The OPEC+ group currently doesn’t plan to change the course in its oil production targets after Russia announced a cut in its output for March, two delegates from the OPEC+ alliance told Reuters on Friday.
Earlier today, Russian Deputy Prime Minister Alexander Novak said that Russia, a member of OPEC+, would cut its oil production by 500,000 barrels per day (bpd) in March, as a result of the Western sanctions and the price cap on Russian crude oil.
The announcement from Russia sent oil prices up by 2% early on Friday and on course for a significant gain for the week.
“As of today, we are fully selling the entire volume of oil produced, however, as stated earlier, we will not sell oil to those who directly or indirectly adhere to the principles of the 'price cap',” Novak said, as carried by Reuters. The Russian official added that Russia would “voluntarily reduce production by 500,000 barrels per day in March.”
According to the Kremlin, Russia discussed its plan to cut production with some members of the OPEC+ alliance, in which Russia is a key member leading the group of non-OPEC producers.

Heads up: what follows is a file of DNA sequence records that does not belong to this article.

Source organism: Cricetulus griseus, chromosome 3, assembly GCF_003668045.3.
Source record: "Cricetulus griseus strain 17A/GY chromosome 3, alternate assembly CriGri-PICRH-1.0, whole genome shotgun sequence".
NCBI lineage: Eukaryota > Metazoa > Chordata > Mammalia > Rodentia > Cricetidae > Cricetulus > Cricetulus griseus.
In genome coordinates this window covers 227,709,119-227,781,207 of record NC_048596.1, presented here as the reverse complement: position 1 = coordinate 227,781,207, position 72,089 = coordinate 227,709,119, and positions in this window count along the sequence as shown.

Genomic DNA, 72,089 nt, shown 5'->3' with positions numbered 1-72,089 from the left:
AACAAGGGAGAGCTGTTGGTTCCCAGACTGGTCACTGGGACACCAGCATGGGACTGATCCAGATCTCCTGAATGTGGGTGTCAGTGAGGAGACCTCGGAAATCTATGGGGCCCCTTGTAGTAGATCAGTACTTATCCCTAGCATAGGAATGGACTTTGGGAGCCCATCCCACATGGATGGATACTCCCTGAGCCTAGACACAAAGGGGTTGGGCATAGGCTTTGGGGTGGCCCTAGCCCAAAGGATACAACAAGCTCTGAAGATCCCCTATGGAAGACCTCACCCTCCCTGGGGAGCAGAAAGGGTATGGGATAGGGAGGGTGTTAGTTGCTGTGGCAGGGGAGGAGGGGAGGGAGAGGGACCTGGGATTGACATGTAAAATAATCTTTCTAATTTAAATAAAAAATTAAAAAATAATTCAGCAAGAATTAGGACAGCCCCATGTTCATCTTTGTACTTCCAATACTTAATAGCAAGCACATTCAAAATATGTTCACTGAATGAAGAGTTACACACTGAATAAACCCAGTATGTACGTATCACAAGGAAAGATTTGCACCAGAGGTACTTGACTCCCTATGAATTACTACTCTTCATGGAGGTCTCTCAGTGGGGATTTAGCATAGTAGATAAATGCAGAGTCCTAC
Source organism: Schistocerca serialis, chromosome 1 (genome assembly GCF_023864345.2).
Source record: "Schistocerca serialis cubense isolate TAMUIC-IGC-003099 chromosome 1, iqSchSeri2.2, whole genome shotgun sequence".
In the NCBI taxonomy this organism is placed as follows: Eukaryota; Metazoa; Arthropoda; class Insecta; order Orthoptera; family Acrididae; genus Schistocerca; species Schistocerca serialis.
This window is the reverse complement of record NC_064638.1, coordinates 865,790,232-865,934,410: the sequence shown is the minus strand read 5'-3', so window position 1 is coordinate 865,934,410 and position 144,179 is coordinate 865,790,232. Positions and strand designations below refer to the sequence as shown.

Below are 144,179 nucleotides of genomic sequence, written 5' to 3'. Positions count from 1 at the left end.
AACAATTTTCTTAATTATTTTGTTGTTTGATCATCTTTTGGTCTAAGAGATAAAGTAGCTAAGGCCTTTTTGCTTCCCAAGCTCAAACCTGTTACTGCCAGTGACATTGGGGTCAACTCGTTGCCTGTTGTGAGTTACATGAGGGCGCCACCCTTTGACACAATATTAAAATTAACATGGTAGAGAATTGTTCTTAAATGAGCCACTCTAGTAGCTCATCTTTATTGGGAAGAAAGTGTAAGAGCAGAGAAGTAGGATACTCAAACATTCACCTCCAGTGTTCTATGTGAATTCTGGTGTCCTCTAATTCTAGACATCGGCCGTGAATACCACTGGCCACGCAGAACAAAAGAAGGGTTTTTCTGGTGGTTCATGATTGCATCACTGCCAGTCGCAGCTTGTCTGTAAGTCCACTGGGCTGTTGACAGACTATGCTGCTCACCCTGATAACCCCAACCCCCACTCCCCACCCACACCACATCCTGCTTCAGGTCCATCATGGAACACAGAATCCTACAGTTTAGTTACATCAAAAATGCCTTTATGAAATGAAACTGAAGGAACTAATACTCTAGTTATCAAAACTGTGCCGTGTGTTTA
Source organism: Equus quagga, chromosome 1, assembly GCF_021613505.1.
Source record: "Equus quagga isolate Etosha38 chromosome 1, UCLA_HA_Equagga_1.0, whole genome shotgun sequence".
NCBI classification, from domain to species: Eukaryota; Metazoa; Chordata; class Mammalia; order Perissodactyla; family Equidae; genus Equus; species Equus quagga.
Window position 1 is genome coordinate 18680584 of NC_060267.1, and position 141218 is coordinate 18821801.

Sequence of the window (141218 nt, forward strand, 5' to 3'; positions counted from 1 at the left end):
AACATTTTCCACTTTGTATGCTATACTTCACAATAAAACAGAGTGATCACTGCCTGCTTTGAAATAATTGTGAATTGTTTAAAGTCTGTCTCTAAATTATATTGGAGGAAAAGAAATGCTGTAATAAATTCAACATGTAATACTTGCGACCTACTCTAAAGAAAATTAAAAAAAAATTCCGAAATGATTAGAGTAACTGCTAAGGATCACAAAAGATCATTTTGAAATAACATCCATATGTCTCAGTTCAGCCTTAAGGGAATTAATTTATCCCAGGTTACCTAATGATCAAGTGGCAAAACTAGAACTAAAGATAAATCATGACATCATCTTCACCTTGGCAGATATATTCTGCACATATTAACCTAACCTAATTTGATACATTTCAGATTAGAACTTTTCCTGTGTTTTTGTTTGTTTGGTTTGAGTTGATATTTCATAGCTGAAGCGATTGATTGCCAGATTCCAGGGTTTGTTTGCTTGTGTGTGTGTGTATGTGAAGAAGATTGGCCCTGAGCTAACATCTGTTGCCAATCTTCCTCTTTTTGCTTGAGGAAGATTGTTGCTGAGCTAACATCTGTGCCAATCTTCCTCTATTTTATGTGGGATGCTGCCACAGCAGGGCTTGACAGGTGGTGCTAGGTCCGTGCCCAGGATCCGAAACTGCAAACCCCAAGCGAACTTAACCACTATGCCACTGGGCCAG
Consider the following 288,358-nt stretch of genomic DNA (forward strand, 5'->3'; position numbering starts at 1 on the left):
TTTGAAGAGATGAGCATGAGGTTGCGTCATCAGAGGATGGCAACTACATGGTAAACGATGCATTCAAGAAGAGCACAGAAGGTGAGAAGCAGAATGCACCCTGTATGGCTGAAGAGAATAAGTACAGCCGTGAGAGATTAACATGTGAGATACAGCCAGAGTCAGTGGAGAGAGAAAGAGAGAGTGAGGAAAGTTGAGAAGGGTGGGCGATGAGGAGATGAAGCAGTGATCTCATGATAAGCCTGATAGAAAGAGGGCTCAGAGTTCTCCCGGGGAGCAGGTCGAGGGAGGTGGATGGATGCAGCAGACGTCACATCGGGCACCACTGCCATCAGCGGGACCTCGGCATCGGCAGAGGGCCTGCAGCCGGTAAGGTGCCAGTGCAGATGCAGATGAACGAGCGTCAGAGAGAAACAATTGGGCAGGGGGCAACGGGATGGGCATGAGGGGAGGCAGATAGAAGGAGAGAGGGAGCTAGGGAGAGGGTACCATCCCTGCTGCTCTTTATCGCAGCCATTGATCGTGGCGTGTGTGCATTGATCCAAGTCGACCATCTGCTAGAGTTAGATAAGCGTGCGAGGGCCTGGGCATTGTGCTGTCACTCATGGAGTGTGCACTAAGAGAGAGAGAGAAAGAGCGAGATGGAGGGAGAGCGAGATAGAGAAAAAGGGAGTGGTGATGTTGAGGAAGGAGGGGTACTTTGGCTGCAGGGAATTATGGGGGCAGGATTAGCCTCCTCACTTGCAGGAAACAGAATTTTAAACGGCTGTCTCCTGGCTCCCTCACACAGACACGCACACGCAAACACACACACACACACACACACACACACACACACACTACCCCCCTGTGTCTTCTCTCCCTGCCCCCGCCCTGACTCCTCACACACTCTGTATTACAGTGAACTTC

Russia, however, had not formally consulted with OPEC+ on its plans before announcing the decision, a Russian government source has told Reuters.
Last week, OPEC+ kept its production targets unchanged in a widely expected ‘wait-and-see’ approach to supply just ahead of the EU ban on Russian diesel and other petroleum products.
Supply from Russia, demand in China, the state of the economies in the coming months, and the trend in interest rate hikes in the U.S. and other major mature economies will be the key decision drivers for OPEC+ this year. As will be the price of oil on the markets—the group led by Saudi Arabia and Russia is unlikely to leave oil trading below $80 per barrel.
By Tsvetana Paraskova for Oilprice.com
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This could be the reason why OPEC+ didn’t see the need to change its production policies particularly that Russia’s production cut fits extremely well with its policy of supporting a Brent crude price above $80 a barrel.
Western countries may interpret OPEC+ decision as tilting towards Russia and in this respect they are right.
OPEC+ is very aware that the Western price cap against Russian oil exports isn’t only aimed against Russia alone but also at its members. That is why both OPEC+ and Russia are extremely gratified by its failure.
Dr Mamdouh G Salameh
International Oil Economist
Global Energy Expert